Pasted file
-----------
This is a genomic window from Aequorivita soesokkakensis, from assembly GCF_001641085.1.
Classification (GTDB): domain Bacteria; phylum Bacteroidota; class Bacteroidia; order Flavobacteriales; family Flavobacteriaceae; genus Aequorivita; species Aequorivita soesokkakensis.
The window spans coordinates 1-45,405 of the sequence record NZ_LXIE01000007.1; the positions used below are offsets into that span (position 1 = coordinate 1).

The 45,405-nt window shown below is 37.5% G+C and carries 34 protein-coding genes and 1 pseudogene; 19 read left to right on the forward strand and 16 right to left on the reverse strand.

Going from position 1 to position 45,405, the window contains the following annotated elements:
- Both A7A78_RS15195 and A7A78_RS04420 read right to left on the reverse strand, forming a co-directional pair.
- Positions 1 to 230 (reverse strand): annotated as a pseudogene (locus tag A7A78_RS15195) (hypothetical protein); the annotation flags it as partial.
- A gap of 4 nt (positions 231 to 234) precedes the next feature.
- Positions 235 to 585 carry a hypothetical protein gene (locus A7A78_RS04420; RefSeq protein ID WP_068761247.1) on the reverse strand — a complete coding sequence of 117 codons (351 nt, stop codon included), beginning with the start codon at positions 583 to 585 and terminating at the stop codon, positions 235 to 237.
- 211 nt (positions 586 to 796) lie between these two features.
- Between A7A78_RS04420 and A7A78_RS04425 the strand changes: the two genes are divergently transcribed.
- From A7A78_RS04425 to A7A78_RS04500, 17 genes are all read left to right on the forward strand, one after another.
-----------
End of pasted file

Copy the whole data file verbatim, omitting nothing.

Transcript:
This is a genomic window from Aequorivita soesokkakensis, from assembly GCF_001641085.1.
Classification (GTDB): domain Bacteria; phylum Bacteroidota; class Bacteroidia; order Flavobacteriales; family Flavobacteriaceae; genus Aequorivita; species Aequorivita soesokkakensis.
The window spans coordinates 1-45,405 of the sequence record NZ_LXIE01000007.1; the positions used below are offsets into that span (position 1 = coordinate 1).

The 45,405-nt window shown below is 37.5% G+C and carries 34 protein-coding genes and 1 pseudogene; 19 read left to right on the forward strand and 16 right to left on the reverse strand.

Going from position 1 to position 45,405, the window contains the following annotated elements:
- Both A7A78_RS15195 and A7A78_RS04420 read right to left on the reverse strand, forming a co-directional pair.
- Positions 1 to 230 (reverse strand): annotated as a pseudogene (locus tag A7A78_RS15195) (hypothetical protein); the annotation flags it as partial.
- A gap of 4 nt (positions 231 to 234) precedes the next feature.
- Positions 235 to 585 carry a hypothetical protein gene (locus A7A78_RS04420; RefSeq protein ID WP_068761247.1) on the reverse strand — a complete coding sequence of 117 codons (351 nt, stop codon included), beginning with the start codon at positions 583 to 585 and terminating at the stop codon, positions 235 to 237.
- 211 nt (positions 586 to 796) lie between these two features.
- Between A7A78_RS04420 and A7A78_RS04425 the strand changes: the two genes are divergently transcribed.
- From A7A78_RS04425 to A7A78_RS04500, 17 genes are all read left to right on the forward strand, one after another.